Deferral Strategies – Do’s and Don’ts

January 13, 2016

At this time of year, many highly-qualified students are bemoaning the fact that their dream schools have deferred them from Early admission into the Regular admission pools. This does not mean that an application is “dead.” Intelligent strategy can enhance a worthy applicant’s chance of admission.

 

The first part of an effective deferral strategy is timing. There is a preferred time for connecting with university admissions offices. Too early means that the student’s effort will be overlooked. Too late means that the effort will not be considered.

 

Choosing when to communicate with admissions offices involves understanding the timing of their duties. In the first half of January, admissions representatives are furiously reviewing Regular action candidates and conducting subcommittee meetings. Beginning in March, they are “in the bunker” making final class selections in full committee meetings. As a result, the best time to communicate with a favorite college is during the last half of January or first week of February.

 

With whom should you communicate? If possible, connect directly with the admissions representative covering your geographic region. Many websites have that information online. If the contact information is not available, try calling the admissions office and asking for it. Otherwise, send an e-mail, letter or overnight package to the admissions office generally, being sure to indicate your high school and the city and state in which you live.

 

What do they want to see? The first imperative is to restate that their college is your first choice university. Be clear, but don’t fawn over them. The second goal is to show a continued interest in your most favored areas. This is not the time to fabricate new interests. Rather, this is the time to update them on your most recent grades and your preferred activities, demonstrating further depth and initiative.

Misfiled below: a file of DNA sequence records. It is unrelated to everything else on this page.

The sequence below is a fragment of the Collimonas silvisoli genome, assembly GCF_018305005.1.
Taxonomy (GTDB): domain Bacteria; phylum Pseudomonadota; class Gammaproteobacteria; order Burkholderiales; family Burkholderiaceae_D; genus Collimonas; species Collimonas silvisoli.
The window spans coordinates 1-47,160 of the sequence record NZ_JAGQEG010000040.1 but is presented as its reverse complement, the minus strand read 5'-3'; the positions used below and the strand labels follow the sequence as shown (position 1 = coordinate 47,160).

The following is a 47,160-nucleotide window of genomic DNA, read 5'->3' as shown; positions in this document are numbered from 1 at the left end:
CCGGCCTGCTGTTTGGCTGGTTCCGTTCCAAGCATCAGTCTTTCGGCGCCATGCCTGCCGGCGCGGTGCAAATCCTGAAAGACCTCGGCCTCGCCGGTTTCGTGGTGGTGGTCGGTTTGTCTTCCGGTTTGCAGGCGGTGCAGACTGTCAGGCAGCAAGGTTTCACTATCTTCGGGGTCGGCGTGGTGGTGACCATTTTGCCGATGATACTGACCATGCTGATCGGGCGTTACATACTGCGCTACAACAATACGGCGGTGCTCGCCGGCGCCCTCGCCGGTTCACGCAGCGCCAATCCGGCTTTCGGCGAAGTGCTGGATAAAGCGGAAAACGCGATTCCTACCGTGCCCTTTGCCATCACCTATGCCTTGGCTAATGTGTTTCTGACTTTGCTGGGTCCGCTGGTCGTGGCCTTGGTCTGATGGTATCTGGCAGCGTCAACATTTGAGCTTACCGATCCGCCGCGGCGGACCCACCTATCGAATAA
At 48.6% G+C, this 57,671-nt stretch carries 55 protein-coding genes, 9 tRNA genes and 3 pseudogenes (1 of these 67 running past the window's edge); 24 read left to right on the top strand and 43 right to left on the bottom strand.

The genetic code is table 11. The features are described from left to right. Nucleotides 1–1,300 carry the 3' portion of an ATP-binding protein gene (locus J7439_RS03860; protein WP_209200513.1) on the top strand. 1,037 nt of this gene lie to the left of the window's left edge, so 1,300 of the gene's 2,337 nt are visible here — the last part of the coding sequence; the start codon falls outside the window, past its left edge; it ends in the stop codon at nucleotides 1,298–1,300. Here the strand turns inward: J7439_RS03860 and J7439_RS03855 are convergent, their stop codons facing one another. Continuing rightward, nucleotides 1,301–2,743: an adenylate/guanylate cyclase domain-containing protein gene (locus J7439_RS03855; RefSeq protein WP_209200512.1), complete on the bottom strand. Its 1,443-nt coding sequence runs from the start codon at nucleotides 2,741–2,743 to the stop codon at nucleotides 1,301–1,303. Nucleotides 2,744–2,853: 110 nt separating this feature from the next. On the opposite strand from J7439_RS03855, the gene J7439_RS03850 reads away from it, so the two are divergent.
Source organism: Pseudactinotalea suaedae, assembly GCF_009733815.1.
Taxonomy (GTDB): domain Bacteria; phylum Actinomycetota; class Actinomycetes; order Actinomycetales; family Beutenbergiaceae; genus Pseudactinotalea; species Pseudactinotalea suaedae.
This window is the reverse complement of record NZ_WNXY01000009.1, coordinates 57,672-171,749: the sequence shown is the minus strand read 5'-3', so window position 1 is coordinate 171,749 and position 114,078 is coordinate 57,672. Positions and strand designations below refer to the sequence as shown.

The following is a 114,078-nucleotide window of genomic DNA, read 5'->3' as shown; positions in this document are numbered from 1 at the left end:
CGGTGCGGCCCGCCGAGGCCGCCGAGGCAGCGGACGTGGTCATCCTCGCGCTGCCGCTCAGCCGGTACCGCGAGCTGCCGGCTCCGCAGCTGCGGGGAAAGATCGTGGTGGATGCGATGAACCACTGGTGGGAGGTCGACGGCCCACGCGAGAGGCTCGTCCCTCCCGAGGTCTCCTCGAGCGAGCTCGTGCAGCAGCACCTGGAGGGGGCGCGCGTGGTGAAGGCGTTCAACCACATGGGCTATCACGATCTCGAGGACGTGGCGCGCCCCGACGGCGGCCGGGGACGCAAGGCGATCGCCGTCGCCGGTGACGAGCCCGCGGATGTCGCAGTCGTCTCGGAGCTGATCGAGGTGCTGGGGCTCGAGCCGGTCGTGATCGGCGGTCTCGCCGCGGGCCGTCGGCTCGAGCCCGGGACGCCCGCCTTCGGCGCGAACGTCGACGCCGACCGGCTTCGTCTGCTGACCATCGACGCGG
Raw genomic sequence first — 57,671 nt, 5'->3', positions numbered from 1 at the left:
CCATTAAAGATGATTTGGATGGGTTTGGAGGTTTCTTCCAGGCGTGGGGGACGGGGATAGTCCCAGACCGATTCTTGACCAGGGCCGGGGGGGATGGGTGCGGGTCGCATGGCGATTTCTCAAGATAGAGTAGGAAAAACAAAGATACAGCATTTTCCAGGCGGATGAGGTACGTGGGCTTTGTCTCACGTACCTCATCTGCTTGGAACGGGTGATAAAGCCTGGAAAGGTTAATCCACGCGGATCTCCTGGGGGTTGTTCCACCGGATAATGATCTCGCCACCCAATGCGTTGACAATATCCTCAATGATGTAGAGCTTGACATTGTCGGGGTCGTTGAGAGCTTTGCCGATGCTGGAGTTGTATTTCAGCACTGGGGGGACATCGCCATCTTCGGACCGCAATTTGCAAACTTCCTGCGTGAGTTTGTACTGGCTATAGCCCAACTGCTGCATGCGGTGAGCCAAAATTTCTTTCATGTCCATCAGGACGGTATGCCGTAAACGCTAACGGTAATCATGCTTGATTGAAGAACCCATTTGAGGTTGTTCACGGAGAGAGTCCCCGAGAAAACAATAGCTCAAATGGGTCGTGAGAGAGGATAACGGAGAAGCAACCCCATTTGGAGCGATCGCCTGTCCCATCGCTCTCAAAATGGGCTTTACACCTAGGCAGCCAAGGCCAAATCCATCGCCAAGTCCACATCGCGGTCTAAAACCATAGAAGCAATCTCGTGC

In reaching out, be brief. A good deferral update should not exceed 3 to 5 sentences. It should be a single paragraph, not a novel. You want to give admissions representatives extra information, not extra work.

 

Also, recognize that everything you send, and every communication you make, is entered in a log. They know if you or your parents call, and badgering can irritate busy admissions officers. You should not try to woo them with gifts, nor attempt to have alumni wedge new recommendations through backdoor channels. If you wish them to respect you, then you must respect them.

 

Finally, recognize that your high school counselor can provide additional support for your candidacy. This is the time of year when counselors make phone calls and write e-mails to colleges on behalf of their students. Meet with your counselor, give an update on your status and your activities, and respectfully ask if he or she would make a special effort to support your candidacy to your first-choice school.

 

Deferral may be disappointing, but it is not the end of the world, nor is it the end of the admissions effort. They are keeping your candidacy alive for a reason. Show them you care, and they may just show you the love.

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